How Token and Tixr Plan To Take on Ticketmaster in L.A.
Evan Xie

When Taylor Swift announced her ‘Eras’ tour back in November, all hell broke loose.

Hundreds of thousands of dedicated Swifties — many of whom were verified for the presale — were disappointed when Ticketmaster failed to secure them tickets, or even allow them to peruse ticketing options.

But the Taylor Swift fiasco is just one of the latest in a long line of complaints against the ticketing behemoth. Ticketmaster has dominated the event and concert space since its merger with Live Nation in 2010 with very few challengers — until now.

Adam Jones, founder and CEO of Token, a fan-first commerce platform for events, said he has the platform and the tech ready to take it on. First and foremost, with Token, Jones is creating a system where there are no queues. In other words, fans know immediately which events are sold out and where.

“We come in very fortunate to have a modern, scalable tech stack that's not going to have all these outages or things being down,” Jones said. “That's step one. The other thing is we’re being aggressively transparent about what we’re doing and how we’re doing it. So with the Taylor Swift thing…you would know in real time if you actually have a chance of getting the tickets.”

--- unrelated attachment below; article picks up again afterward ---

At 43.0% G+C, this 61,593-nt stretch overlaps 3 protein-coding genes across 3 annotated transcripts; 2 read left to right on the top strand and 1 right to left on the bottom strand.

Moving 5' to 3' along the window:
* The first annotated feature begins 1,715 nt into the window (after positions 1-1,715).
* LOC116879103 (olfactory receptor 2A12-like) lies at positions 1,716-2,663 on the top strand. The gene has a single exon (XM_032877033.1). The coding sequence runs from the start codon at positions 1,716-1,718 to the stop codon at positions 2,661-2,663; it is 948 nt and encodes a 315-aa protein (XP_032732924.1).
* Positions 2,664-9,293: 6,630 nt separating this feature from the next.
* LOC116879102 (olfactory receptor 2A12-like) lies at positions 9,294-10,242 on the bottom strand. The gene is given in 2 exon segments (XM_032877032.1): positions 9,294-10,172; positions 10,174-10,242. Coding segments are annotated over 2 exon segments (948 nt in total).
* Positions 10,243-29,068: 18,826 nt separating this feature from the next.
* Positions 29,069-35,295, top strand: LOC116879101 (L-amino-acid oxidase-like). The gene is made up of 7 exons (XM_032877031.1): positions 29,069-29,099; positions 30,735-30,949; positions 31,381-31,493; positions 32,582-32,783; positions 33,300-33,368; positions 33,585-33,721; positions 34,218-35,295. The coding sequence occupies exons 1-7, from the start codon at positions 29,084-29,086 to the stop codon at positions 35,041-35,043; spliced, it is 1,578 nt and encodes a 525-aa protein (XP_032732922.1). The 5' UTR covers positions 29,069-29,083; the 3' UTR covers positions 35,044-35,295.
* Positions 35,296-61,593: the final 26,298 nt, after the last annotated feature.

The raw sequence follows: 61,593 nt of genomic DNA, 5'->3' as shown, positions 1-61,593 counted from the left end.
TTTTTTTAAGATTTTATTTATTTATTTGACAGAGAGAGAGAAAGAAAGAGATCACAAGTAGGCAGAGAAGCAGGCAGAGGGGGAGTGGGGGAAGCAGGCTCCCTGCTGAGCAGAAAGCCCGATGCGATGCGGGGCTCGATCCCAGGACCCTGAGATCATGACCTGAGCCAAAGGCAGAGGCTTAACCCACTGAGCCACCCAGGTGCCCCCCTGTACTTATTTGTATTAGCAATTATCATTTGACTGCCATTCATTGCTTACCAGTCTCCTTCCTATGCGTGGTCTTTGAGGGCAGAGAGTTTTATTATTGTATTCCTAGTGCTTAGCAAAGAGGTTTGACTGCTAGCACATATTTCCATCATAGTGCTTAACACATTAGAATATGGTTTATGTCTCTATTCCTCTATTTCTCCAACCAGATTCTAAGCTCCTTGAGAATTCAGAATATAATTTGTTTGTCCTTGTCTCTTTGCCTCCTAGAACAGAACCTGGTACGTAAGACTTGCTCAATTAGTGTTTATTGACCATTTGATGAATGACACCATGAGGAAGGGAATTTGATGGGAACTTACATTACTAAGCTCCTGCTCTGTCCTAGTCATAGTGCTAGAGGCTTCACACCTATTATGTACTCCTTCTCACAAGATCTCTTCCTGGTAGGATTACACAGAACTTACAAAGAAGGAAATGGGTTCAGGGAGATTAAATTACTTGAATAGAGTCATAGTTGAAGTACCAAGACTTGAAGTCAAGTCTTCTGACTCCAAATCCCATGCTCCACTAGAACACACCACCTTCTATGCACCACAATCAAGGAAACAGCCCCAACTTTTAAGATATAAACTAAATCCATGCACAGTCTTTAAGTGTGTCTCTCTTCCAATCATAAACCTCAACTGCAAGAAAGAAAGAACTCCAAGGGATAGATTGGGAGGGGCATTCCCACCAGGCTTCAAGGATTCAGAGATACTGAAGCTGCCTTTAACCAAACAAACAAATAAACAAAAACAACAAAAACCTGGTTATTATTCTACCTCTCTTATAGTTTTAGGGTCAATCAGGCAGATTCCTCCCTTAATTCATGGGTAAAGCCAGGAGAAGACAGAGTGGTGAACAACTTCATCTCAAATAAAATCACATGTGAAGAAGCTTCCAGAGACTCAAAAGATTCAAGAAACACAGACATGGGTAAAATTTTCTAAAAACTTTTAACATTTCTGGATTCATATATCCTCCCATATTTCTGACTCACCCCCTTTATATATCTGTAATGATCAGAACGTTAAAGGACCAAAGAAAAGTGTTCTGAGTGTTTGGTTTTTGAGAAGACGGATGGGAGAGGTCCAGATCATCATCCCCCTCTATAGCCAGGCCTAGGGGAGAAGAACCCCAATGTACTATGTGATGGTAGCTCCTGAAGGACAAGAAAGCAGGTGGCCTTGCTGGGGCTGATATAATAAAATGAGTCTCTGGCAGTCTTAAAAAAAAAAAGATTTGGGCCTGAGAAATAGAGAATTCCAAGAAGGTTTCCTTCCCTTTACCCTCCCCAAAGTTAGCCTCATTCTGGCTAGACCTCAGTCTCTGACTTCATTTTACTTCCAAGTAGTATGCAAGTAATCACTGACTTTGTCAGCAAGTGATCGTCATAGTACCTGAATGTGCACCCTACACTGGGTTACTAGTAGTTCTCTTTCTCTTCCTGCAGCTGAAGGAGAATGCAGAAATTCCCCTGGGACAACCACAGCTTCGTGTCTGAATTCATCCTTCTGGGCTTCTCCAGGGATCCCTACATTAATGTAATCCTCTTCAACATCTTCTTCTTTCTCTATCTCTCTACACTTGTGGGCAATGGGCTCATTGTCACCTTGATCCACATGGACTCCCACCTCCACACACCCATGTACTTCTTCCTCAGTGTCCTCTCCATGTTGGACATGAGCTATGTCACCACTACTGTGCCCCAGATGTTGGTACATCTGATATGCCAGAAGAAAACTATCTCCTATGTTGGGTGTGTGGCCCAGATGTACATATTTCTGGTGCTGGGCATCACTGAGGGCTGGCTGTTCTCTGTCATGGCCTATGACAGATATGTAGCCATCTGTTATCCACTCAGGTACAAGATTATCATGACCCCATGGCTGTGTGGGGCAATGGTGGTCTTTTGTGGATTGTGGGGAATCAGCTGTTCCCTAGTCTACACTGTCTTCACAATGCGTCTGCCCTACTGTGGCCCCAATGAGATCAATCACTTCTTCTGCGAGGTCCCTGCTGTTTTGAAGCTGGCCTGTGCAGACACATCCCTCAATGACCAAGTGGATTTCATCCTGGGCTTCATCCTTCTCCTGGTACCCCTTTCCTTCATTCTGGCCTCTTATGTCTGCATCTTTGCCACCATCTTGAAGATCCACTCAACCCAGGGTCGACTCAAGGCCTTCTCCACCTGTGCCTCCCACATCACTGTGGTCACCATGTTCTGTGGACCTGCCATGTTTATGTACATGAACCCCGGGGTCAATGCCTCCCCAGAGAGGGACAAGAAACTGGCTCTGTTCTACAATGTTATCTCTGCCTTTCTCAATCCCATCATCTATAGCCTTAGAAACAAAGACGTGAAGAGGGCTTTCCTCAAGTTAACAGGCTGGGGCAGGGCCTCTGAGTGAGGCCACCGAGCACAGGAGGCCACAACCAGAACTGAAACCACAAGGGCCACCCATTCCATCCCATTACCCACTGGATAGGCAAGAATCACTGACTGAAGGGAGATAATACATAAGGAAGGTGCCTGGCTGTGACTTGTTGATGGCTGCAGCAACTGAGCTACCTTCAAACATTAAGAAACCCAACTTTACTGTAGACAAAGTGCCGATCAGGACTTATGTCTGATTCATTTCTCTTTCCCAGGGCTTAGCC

Here’s how it works: Users register for Token’s app and then purchase tickets to either an in-person event, or an event in the metaverse through Animal Concerts. The purchased ticket automatically shows up in the form of a mintable NFT, which can then be used toward merchandise purchases, other ticketed events or, Adams’s hope for the future — external rewards like airline travel. The more active a user is on the site, the more valuable their NFT becomes.

Ticketmaster has dominated the music industry for so long because of its association with big name artists. To compete, Token is working on gaining access to their own slew of popular artists. They recently entered into a partnership with Animal Concerts, a live and non-live event experiences platform that houses artists like Alicia Keys, Snoop Dogg and Robin Thicke.